Some studies have estimated that India stands to lose about 4.58 trillion dollars before 2030 due to non communicable diseases and mental health conditions.
So, we must address the question of psychological state of our existence as much as we try to advance our physical and material life.
This is where the role of Yoga is paramount. Across the world, there are moving stories of transformed lives and rekindled hopes due to Yoga.
The prediction of Shri Aurobindo that “Indian Yoga ... is potentially one of these dynamic elements of the future life of humanity” is coming true.
This discipline was not originally considered or conceived as system of medicine. But, because Yoga is about aholistic lifestyle and the physical, mental, intellectual, emotional, moral and spiritual harmony, it has profound health benefits.
It fits well with the change in the way that world increasingly defines health. We are no longer satisfied with just preventing and managing diseases. People now demand promotion of wellness, which is a healthy balance of the mind, body and spirit.
We now increasingly hear voices calling for holistic treatment, which means dealing not just with the immediate ailment, but with the complete person, physically, psychologically, socially, and spiritually.
Traditional Indian systems are rooted in looking at human beings in totality. They see the link between Adhi or problems at the mind level and Vyadhi or problems at the physical level.
They probe deeper causes, not just look at symptoms. They treat the person, not just cure the disease. They may at times take longer to take effect, but they tend to have deeper and longer impact. And, they are without side effects.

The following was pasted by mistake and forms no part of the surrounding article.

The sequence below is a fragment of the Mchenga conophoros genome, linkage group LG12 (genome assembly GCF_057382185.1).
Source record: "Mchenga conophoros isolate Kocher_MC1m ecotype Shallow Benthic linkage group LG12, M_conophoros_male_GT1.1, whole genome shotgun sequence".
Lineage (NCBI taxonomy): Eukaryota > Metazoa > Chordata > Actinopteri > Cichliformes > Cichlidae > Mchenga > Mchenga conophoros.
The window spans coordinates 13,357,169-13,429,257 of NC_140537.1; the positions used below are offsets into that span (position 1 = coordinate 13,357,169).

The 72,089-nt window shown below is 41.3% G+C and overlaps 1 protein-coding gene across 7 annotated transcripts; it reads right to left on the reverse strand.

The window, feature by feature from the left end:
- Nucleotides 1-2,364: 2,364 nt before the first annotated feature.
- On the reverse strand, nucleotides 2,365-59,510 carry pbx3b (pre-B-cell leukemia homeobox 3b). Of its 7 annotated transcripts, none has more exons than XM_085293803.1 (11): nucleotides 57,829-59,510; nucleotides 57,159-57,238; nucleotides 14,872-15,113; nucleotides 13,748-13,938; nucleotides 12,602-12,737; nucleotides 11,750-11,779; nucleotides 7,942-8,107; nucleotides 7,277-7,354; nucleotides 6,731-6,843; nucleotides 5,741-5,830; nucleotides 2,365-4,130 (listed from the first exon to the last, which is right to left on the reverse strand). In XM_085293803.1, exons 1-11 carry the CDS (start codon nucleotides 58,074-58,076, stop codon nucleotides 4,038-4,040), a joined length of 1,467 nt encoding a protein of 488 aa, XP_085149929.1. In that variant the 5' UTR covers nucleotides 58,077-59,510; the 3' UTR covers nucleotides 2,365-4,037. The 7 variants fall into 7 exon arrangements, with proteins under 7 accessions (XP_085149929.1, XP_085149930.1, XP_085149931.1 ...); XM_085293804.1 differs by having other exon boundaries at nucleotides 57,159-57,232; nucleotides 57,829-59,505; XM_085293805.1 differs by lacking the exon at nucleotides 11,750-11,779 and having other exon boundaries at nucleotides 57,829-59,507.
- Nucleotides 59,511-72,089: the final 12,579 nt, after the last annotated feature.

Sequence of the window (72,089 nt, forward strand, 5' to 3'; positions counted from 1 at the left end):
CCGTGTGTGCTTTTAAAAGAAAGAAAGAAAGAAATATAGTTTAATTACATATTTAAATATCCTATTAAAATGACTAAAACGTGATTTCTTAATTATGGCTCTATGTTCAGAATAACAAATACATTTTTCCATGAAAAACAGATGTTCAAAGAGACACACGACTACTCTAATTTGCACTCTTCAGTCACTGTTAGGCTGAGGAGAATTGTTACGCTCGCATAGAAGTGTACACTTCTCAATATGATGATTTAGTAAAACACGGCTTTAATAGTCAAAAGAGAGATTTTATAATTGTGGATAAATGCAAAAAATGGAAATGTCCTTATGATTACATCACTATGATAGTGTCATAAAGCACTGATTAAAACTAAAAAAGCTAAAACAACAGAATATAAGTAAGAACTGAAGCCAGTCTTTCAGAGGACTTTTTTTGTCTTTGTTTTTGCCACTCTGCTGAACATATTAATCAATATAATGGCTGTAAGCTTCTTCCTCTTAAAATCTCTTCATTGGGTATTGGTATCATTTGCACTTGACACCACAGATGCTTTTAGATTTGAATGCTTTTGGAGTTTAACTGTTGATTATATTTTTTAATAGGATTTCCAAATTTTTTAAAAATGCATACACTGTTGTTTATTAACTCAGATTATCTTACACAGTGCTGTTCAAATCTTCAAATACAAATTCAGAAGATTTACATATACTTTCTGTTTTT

As I argued at the Science Congress this morning, like traditional knowledge, science has also evolved through human experiences and exploration of Nature. So, we must recognize that science, as we see it, does not constitute the only form of empirical knowledge about the world.
And, we must remember that the western system of thought, from Hippocrates to Percival to Edison have expressed views on health that are not fundamentally different from the philosophy of the Indian System.
So, along with the accumulated wisdom and experience gathered over the ages, we must also apply the techniques and methods of modern science to test and validate results, assure quality and explain benefits.
And, this is why we are placing emphasis on our efforts to increase awareness, acceptance and adoption of AYUSH System of Medicine.
And, in doing so, we will create better wellness among people, rely more on local resources and reduce healthcare costs.
We will also reduce the social and economic costs to our society and promote a more environment friendly healthcare system.
I am not here to advocate the supremacy of one system over another. I believe that humanity is wealthier for its diversity. Civilisations, cultures and countries have enriched each other by sharing their knowledge and wisdom. And, we can progress more by learning from each other.
It is in this spirit that Swami Vivekananda called for combining the best from the East and the West.
So, it must be in the area of healthcare. My vision for healthcare is an integrated system that understands and builds on the best and most effective of different traditions.